This is an example of the literary device known as foreshadowing (emphasis mine):
Foreshadowing or guessing ahead is a literary device by which an author hints what is to come. Foreshadowing is a dramatic device in which an important plot-point is mentioned early in the story and will return in a more significant way. It is used to avoid disappointment. It is also sometimes used to arouse the reader.
A hint that is designed to mislead the audience is referred to as a red herring. A similar device is the flashforward (also known as prolepsis). However, foreshadowing only hints at a possible outcome within the confinement of a narrative. A flashforward is a scene that takes the narrative forward in time from the current point of the story in literature, film, television, and other media. Foreshadowing is sometimes employed through characters explicitly predicting the future.
Note that foreshadowing of a revelation does not necessarily require a statement that that revelation will be true; it could just as easily be a red herring statement that that revelation will be false, as in this case. One of my favourite examples of this in the HP series is the following extract from book 6:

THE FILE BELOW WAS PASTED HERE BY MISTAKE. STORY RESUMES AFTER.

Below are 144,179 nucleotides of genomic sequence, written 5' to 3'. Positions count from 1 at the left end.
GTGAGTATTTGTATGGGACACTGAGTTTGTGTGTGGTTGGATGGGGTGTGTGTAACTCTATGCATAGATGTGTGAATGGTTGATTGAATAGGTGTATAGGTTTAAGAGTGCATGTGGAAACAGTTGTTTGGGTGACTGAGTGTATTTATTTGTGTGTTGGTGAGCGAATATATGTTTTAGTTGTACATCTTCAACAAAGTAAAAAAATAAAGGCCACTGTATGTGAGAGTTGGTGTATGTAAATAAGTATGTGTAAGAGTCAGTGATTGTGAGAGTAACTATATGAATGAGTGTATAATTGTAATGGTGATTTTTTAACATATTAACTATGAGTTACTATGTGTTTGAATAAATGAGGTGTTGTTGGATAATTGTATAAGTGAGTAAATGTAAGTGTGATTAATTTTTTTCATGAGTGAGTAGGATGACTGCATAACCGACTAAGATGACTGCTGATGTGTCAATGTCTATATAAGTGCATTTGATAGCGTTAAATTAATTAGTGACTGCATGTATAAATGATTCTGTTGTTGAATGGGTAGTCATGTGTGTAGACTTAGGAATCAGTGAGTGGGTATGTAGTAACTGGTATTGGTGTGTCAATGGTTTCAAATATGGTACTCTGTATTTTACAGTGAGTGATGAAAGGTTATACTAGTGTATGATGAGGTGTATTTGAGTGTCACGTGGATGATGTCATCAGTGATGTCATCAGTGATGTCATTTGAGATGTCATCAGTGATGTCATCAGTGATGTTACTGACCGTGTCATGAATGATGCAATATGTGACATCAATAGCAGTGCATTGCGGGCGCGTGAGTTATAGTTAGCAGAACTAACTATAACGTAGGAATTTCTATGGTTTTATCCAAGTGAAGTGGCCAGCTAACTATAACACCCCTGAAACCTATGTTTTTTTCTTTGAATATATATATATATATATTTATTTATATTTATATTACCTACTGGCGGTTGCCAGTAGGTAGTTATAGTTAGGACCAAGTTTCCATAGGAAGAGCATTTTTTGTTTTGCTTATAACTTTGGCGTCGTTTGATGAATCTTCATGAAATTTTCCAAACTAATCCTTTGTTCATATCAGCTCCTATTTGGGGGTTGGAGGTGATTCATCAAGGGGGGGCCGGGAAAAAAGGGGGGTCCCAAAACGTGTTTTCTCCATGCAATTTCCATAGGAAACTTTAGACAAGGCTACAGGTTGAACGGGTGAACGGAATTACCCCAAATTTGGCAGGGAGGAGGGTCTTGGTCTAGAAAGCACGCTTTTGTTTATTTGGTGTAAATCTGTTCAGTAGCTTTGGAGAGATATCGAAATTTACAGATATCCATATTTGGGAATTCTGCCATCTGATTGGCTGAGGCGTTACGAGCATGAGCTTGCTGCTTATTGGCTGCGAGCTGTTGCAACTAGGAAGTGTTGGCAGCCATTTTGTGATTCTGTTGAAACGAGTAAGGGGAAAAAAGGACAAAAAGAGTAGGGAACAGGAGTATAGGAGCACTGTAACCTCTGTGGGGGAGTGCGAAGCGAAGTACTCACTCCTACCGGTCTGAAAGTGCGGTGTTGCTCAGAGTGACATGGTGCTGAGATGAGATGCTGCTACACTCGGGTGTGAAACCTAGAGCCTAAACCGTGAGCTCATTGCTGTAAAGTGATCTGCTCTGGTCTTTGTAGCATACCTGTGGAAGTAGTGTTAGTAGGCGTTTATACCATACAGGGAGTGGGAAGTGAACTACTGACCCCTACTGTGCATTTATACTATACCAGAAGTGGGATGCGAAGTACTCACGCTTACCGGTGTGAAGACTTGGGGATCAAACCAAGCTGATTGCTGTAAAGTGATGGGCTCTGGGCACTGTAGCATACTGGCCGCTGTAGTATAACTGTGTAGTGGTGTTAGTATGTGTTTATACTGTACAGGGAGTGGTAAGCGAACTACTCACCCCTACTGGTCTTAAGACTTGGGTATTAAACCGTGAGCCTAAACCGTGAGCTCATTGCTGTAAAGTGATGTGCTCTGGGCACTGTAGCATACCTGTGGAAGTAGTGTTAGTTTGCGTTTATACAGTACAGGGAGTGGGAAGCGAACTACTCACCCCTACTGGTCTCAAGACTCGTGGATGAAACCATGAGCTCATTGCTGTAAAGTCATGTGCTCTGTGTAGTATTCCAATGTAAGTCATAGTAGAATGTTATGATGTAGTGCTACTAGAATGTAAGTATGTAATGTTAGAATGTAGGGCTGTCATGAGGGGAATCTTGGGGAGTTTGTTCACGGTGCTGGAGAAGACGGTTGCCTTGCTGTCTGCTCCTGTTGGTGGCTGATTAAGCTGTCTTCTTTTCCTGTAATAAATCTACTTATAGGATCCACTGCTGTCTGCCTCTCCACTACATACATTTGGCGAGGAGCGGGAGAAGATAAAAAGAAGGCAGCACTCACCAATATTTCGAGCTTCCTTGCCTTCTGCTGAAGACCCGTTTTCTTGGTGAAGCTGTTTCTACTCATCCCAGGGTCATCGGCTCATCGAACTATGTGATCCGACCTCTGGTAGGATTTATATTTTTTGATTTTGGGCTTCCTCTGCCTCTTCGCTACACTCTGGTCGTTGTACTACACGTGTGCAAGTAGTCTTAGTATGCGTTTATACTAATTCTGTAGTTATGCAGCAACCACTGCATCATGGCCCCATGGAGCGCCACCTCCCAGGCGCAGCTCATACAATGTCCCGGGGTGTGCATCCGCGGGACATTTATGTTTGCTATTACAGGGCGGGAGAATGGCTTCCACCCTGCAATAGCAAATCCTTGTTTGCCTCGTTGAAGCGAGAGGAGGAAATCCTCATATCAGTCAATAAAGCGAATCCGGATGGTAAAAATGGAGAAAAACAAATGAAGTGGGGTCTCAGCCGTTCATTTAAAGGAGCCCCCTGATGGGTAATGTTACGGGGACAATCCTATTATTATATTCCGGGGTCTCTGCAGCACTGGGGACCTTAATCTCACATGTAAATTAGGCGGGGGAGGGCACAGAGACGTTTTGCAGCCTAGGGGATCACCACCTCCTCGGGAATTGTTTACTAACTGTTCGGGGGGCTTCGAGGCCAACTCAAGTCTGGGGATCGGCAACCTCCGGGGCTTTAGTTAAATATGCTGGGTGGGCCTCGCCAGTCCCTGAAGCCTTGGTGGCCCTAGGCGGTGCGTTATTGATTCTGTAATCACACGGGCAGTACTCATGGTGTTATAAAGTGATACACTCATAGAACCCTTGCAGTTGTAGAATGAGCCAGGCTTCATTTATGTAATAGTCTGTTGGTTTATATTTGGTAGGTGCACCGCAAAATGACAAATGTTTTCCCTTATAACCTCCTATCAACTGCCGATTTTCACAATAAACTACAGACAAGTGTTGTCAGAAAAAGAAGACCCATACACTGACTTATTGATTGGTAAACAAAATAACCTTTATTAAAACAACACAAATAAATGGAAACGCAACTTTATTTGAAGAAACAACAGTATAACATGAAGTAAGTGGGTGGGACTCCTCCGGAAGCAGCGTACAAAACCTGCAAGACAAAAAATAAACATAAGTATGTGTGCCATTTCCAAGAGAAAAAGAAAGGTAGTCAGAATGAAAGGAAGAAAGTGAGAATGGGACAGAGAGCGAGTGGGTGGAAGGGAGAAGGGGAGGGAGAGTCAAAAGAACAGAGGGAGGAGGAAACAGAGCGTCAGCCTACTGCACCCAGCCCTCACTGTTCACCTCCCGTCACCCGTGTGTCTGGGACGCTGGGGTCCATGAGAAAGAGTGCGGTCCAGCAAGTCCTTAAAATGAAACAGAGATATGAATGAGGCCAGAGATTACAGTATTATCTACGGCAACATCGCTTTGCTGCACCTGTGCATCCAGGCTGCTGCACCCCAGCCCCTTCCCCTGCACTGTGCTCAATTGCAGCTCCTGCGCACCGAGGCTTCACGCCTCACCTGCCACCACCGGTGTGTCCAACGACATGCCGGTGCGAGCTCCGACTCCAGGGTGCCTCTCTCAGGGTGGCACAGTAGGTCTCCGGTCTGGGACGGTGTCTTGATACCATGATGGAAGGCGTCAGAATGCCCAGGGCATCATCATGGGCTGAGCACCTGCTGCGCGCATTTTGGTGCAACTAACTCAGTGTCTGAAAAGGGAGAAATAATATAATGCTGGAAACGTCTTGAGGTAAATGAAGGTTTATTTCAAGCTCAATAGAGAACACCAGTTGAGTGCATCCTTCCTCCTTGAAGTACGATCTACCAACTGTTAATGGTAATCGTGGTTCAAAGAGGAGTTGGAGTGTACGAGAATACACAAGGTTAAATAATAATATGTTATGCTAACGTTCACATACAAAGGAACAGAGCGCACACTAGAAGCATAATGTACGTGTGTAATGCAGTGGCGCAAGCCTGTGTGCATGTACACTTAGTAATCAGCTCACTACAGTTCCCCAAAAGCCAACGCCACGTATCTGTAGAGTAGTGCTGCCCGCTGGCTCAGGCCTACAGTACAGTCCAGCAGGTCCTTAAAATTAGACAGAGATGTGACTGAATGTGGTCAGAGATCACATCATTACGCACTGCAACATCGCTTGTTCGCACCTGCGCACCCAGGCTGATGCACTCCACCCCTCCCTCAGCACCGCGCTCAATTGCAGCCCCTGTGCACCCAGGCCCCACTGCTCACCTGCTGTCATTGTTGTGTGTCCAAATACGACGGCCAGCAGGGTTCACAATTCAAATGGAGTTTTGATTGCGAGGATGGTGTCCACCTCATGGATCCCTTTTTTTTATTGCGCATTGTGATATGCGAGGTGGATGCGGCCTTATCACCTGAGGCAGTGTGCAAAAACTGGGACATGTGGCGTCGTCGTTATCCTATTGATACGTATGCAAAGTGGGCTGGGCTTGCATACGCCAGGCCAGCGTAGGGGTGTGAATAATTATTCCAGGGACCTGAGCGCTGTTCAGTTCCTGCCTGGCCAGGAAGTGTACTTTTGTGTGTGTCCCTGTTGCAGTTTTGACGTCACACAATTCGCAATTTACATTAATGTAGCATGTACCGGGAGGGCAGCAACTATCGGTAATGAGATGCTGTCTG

"I'd love to know what Snape told him to convince him," said Tonks.
"I know," said Harry, and they all turned to look at him. "Snape passed Voldemort the information that made Voldemort hunt down my mum and dad. Then Snape told Dumbledore he hadn't realised what he was doing, he was really sorry he'd done it, sorry that they were dead."
They all stared at him.
"And Dumbledore believed that?" said Lupin incredulously. "Dumbledore believed Snape was sorry James was dead? Snape hated James..."
"And he didn't think my mother was worth a damn either," said Harry, "because she was Muggle-born...'Mudblood,' he calld her..."
-- HP and the Half-Blood Prince, Chapter 29: The Phoenix Lament (emphasis mine)
In the first case, a character makes a statement which the characters and readers assume at that point to be obviously false but which later turns out to be true; in the second, the characters and readers assume the statement to be true but it later turns out to be false. In both cases, there is foreshadowing but also, in hindsight, irony.
In-universe, of course, the characters making the statements have no idea of the revelations to come, so there would still be irony in hindsight (assuming they remembered making these statements) but not deliberate foreshadowing.